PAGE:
Although most of the original documents were destroyed in fire in Punakha Dzong in 1832, some archaeological evidences like stone tools and megaliths discovered in Bhtuan suggest that Bhutan was inhabited by nomadic herders as early as 2000 - 1500 BC. Before the advent of Buddhism, the animistic religion Bon had spread throughout the Himalayan region including Bhutan.
It is said that Padmasambhava, also known as Guru Rinpoche (The Precious Master) brought Buddhism in Bhutan in 8th century when Sindhu Raja, the king of Bumthang invited him to capture the demon responsible for his illness. Guru overpowered the demon who relinquished and converted to Buddhism. The king also became Buddhist and restored peace in the country.
Lama Phajo Drukgom Shigpo came to Bhutan from Tibet in 12th Century and established Drukpa Kagyu school, the Bhutanese form of Buddhism which soon flourished and hence adopted a separate religious identity.
Zhabdrung Ngawang Namgyal visited Bhutan in 1616 from Ralung, the original home of the Drukpa Kagyu in Tibet. He became the religious ruler of Bhutan and built the first of the present system of dzongs at Simtokha.
Zhabdrung continued to construct many monasteries and dzongs throughout Bhutan that served the purpose of civil, religious and defensive functions. He devised many of Bhutan’s customs, traditions and ceremonies in to develop a unique cultural identity for the country. He also defined the national dress and instituted the tsechu festival.
The Zhabdrung created a code of laws for the people of Bhutan and the monastic community.
Zhabdrung was responsible for the spiritual aspect of the country and the political, administrative and foreign-affairs aspects of the government were to be handled by the Desi (secular ruler).
After the death of Desi in 1907, Ugyen Wangchuck was elected as the hereditary ruler of Bhutan. He was crowned on 17 December 1907 and installed as head of state with the title Druk Gyalpo (Dragon King). After the death of King Ugyen Wangchuck in 1926 he was succeeded by his 24-year-old son, Jigme Wangchuck who refined the administrative and taxation systems and brought the entire country under his direct control. He made Wangdichholing Palace in Bumthang as summer residence and moved to Kuenga Rabten in Trongsa in his winter residence.
After the death of King Jigme Wangchuck in 1952, he was succeeded by his son, Jigme Dorji Wangchuck, who received his education from esteemed institutions in India and England. He could speak fluent Tibetan, English and Hindi. In 1953, early in his reign, he established the Tshogdu (National Assembly) and chalked out a 12-volume code of law. He established the High Court, abolished serfdom, established the Royal Bhutan Army (RBA) and police force.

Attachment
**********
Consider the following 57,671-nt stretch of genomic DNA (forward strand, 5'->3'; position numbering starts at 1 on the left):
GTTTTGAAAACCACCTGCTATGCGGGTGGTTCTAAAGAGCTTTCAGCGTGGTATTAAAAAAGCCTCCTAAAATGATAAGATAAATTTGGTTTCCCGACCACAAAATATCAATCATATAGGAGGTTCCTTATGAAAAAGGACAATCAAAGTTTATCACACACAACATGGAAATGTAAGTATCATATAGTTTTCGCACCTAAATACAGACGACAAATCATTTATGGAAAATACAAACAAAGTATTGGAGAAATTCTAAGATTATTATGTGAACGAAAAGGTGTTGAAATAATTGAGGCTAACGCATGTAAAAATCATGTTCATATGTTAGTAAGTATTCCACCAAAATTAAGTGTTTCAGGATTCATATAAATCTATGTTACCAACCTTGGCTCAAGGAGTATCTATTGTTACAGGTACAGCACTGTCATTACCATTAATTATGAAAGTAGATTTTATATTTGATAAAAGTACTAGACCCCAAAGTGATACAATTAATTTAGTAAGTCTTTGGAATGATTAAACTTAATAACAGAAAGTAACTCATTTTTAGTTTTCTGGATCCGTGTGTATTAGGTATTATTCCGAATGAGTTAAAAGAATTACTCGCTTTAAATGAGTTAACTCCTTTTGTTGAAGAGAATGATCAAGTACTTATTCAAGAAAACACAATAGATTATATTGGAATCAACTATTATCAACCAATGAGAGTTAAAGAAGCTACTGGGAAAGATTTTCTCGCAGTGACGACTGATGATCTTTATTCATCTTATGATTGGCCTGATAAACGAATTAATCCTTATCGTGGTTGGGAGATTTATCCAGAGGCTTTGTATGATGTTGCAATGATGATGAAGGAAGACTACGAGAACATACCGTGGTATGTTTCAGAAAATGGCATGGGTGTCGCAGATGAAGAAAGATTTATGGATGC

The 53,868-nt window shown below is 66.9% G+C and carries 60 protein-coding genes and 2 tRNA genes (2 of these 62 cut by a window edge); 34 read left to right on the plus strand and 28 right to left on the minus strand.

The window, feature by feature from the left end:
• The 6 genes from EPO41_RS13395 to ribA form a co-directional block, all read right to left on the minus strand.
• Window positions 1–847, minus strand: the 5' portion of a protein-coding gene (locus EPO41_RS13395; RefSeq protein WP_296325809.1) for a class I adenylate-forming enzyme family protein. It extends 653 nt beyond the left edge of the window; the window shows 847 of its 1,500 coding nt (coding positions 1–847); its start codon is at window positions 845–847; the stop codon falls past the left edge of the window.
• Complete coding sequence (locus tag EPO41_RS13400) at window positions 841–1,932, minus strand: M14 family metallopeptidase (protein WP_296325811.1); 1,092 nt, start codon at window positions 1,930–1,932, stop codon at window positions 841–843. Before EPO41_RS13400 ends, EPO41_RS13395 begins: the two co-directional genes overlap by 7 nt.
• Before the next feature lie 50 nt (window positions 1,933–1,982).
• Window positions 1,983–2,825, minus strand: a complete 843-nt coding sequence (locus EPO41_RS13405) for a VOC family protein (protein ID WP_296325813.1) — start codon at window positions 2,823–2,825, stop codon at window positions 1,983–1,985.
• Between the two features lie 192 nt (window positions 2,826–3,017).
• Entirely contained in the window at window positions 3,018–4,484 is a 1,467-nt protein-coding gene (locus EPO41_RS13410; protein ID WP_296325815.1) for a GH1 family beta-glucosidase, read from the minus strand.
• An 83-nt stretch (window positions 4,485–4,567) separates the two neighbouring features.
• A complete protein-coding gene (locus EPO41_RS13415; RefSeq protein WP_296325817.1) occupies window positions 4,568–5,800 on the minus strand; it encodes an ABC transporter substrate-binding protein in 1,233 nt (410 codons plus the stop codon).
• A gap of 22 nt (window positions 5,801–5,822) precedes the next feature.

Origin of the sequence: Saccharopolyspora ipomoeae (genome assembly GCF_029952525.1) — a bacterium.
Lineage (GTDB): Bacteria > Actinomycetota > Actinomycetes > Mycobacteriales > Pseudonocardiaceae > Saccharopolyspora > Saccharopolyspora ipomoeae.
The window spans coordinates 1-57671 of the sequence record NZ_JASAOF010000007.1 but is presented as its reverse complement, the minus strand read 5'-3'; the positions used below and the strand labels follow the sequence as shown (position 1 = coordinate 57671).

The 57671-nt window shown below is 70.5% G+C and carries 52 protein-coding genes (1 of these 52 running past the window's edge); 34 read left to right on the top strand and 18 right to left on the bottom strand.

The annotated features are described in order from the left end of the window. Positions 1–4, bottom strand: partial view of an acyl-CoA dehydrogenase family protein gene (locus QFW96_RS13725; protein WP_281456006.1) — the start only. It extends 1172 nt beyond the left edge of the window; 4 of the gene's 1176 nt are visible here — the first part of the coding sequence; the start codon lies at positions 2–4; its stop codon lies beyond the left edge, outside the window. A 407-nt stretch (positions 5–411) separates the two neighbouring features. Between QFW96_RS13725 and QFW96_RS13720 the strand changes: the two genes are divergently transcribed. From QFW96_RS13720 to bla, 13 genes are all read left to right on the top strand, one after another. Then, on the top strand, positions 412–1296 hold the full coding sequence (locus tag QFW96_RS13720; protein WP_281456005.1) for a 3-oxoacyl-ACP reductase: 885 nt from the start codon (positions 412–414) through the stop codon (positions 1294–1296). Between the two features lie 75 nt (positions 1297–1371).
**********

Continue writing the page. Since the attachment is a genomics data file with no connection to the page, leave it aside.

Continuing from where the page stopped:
The Bhutan-India relationship improved after the visit of Indian prime minister, Jawaharlal Nehru, and his daughter, Indira Gandhi in 1958. The king’s farsighted wisdom led Bhutan to become a member of the larger world community so that the Bhutan’s independence is protected. In 1961 Bhutan started the process of planned development with introduction of first five year plan. Bhutan joined the Colombo Plan in 1962.
Bhutan joined the Universal Postal Union in 1969 and also became a member of the UN in 1971. In the same year, Bhutan and India established formal diplomatic relations and exchanged ambassadors.
King Jigme Dorji Wangchuck died in 1972 at the age of 44 and was succeeded by his 16-year-old son, Jigme Singye Wangchuck who was enthroned on 2nd June 1974 as the fourth Druk Gyalpo. He was also educated in India and England. The king emphasized in modernization of education, health, rural development and communications. He was the architect of Bhutan’s policy of environmental conservation. He propounded a unique development philosophy for economic self-reliance called ‘Gross National Happiness’ (GNH). GNH is a concept that implies that sustainable development should take a holistic approach towards notions of progress and give equal importance to non-economic aspects of wellbeing. The concept is often explained by its four pillars: good governance, sustainable socio-economic development, cultural preservation, and environmental conservation.
In 2005 the king announced a plan to abdicate the throne in favour of his eldest son, Crown Prince Jigme Khesar Namgyal Wangchuck, and later in November of the same year, the 5th Druk Gyalpo Jigme Khesar Namgyel Wangchuck was crowned.
Bhutan’s Political System
The constitution of Bhutan which had begun drafting in 2001 on the advice of the Fourth king was launched in 2008 with country’s historic transition from an absolute monarchy to a democratic constitutional monarchy. The Druk Phunsum Tshogpa (DPT) was mandated by the people to head the new government with a landslide victory with 45 elected members. Prime Minister Jigme Y Thinley steered the government with just two opposition members from the People’s Democratic Party. In the second election in 2013, people chose People’s Democratic Party (PDP) as the new government with Tshering Tobgay as the new Prime Minister.
Bhutan’s Parliament is bi-cameral with National Council as the Upper House having 25 Members – 20 directly elected from 20 districts of the country and 5 eminent persons nominated by the His Majesty the King. The National Assembly is the Lower House having 47 Members directly elected from 47 constituencies. His Majesty the King also occasionally attends the Parliament. Bhutan government comprises of the Legislature, Judiciary and the Executive. The ruling political party, the opposition and the National Council now form the legislative body.